One systematic review that summarised the difference in paediatric COVID-19 morbidity and mortality in HICs and LMICs has been published.6 However, most studies’ samples analysed fewer than 100 patients, and over half the data came from the USA and China. Furthermore, due to heterogeneous reporting of data in the included studies, the authors were limited in their ability to pool or compare data on clinical features and outcomes. A recent scoping review reported that ethnicity and socioeconomic condition were under-represented in COVID-19 epidemiological studies.7 We aimed to investigate the differences in survival of paediatric patients in LMICs and HICs and the factors that may contribute to such differences between regions.
Data were collected from hospitalised patients under 19 years of age with confirmed or clinically suspected COVID-19 between 1 January 2020 and 31 March 2021 admitted to institutions across the globe contributing to the International Severe Acute Respiratory and Emerging Infections Consortium (ISARIC) database according to ISARIC/WHO Clinical Characterisation Protocol for Severe Emerging Infection.1 8 Fields for analysis were extracted from the complete dataset gathered from Research Electronic Data Capture (V.8.11.11, Vanderbilt University, Nashville, Tennessee, USA).8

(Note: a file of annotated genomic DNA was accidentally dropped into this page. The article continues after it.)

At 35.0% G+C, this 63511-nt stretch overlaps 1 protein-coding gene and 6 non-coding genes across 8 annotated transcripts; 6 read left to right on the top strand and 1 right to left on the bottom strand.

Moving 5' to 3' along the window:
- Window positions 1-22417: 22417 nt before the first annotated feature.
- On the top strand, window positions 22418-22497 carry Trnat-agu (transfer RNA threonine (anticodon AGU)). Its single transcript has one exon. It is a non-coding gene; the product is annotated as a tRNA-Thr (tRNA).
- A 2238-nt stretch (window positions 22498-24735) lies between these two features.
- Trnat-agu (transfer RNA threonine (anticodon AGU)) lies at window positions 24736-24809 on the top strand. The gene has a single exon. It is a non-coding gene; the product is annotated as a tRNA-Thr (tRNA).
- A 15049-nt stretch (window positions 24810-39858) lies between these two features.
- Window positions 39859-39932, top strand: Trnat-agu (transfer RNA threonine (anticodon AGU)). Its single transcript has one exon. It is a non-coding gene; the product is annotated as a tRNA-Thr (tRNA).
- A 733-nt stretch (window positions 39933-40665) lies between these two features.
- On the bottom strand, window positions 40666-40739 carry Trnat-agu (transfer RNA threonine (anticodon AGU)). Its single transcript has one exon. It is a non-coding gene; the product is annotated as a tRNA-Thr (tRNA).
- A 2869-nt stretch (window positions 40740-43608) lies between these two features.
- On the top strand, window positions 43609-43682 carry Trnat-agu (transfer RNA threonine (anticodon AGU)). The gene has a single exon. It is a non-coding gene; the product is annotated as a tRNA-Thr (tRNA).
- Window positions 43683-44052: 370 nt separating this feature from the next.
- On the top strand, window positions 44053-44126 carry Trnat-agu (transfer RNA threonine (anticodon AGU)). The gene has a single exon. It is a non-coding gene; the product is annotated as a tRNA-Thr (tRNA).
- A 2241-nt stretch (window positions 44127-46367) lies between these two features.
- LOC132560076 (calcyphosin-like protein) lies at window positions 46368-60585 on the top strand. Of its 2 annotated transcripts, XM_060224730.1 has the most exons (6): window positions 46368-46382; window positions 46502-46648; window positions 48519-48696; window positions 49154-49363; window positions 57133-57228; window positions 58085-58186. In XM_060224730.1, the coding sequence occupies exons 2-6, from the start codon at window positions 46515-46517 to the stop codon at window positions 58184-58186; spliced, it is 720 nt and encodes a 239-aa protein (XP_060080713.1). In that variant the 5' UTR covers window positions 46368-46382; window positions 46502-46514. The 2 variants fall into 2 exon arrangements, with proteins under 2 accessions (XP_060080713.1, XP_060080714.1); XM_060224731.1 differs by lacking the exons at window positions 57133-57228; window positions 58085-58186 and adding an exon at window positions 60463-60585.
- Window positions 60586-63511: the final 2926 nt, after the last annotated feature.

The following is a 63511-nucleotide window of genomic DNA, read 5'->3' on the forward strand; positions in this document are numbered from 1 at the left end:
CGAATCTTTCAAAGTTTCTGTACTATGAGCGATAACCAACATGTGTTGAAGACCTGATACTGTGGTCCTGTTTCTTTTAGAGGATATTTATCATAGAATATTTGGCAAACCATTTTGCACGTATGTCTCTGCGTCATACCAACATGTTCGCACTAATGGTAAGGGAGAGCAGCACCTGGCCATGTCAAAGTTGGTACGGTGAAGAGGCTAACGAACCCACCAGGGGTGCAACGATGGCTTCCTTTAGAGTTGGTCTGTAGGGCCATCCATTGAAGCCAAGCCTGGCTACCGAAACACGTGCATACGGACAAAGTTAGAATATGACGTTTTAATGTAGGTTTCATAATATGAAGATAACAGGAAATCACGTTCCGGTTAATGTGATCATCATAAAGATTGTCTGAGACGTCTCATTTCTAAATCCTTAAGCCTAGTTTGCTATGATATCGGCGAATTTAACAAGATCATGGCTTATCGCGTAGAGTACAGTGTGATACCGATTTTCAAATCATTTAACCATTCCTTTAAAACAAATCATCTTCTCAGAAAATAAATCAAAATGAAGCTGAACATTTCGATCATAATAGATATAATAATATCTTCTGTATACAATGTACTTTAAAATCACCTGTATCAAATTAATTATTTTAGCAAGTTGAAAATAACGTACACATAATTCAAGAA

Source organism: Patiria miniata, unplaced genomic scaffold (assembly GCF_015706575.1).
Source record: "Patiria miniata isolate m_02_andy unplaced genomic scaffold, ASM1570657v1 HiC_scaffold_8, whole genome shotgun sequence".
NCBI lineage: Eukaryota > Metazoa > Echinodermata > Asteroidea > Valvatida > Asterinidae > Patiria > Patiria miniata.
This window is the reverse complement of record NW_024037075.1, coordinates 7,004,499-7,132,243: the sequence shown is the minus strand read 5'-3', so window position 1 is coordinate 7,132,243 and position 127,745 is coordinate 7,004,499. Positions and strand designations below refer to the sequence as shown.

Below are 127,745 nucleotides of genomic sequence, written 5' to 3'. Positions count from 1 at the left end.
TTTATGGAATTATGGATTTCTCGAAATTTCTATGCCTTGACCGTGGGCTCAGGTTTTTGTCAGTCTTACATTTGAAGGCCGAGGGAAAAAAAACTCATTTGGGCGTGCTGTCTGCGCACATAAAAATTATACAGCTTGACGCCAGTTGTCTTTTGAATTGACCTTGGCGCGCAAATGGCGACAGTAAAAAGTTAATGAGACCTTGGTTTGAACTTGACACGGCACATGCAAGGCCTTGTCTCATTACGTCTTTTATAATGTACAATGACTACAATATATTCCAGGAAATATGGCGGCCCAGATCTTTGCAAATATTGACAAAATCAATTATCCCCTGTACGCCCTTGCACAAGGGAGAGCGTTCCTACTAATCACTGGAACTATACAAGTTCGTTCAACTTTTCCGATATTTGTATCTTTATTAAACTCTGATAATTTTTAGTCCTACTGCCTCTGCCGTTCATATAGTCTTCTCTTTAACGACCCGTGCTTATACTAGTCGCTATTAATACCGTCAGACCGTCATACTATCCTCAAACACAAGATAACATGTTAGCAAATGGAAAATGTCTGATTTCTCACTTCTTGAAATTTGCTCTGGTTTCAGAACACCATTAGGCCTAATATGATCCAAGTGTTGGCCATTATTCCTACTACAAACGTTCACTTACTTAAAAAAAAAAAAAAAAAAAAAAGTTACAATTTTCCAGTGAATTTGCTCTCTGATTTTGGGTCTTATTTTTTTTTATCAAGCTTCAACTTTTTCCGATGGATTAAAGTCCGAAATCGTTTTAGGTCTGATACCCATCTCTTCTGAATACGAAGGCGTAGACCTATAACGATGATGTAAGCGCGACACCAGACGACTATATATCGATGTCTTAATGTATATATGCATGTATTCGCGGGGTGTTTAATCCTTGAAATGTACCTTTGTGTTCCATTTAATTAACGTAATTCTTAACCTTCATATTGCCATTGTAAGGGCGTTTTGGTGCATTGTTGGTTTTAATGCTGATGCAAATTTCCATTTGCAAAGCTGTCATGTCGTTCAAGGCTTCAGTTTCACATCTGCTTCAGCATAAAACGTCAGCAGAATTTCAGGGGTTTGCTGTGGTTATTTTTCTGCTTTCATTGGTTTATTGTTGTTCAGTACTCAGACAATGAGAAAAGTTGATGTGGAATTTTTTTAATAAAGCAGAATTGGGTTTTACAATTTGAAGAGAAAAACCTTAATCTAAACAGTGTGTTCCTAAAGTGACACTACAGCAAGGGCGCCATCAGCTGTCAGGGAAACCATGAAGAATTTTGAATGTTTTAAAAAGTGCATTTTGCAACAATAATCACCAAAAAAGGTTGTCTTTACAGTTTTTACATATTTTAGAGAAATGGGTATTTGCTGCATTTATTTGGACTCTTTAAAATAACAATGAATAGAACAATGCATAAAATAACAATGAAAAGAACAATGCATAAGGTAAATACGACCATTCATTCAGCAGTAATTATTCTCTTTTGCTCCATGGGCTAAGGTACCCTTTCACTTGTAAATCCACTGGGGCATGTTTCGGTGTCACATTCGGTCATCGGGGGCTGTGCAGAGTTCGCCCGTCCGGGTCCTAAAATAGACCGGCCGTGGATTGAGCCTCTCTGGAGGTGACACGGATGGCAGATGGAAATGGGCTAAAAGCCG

Variables of interest were classified into four domains: comorbidities, presenting signs and symptoms, complications and treatments. Comorbidity was defined as any history of pre-existing medical conditions that were not otherwise related to COVID-19 natural history and reported at admission date. Complications referred to any medical condition detected during patients’ stay that was not present at admission. Therapies included were drugs, oxygen and use of other treatments such as invasive mechanical ventilation (IMV). Ethnicity was collapsed into five categories (black or African American, white, Asian, mixed/others and missing/unknown) following the Centers for Disease Control and Prevention National Health Interview Survey glossary.9 Country income groups were dichotomised into HICs and LMICs according to the latest World Bank classification.10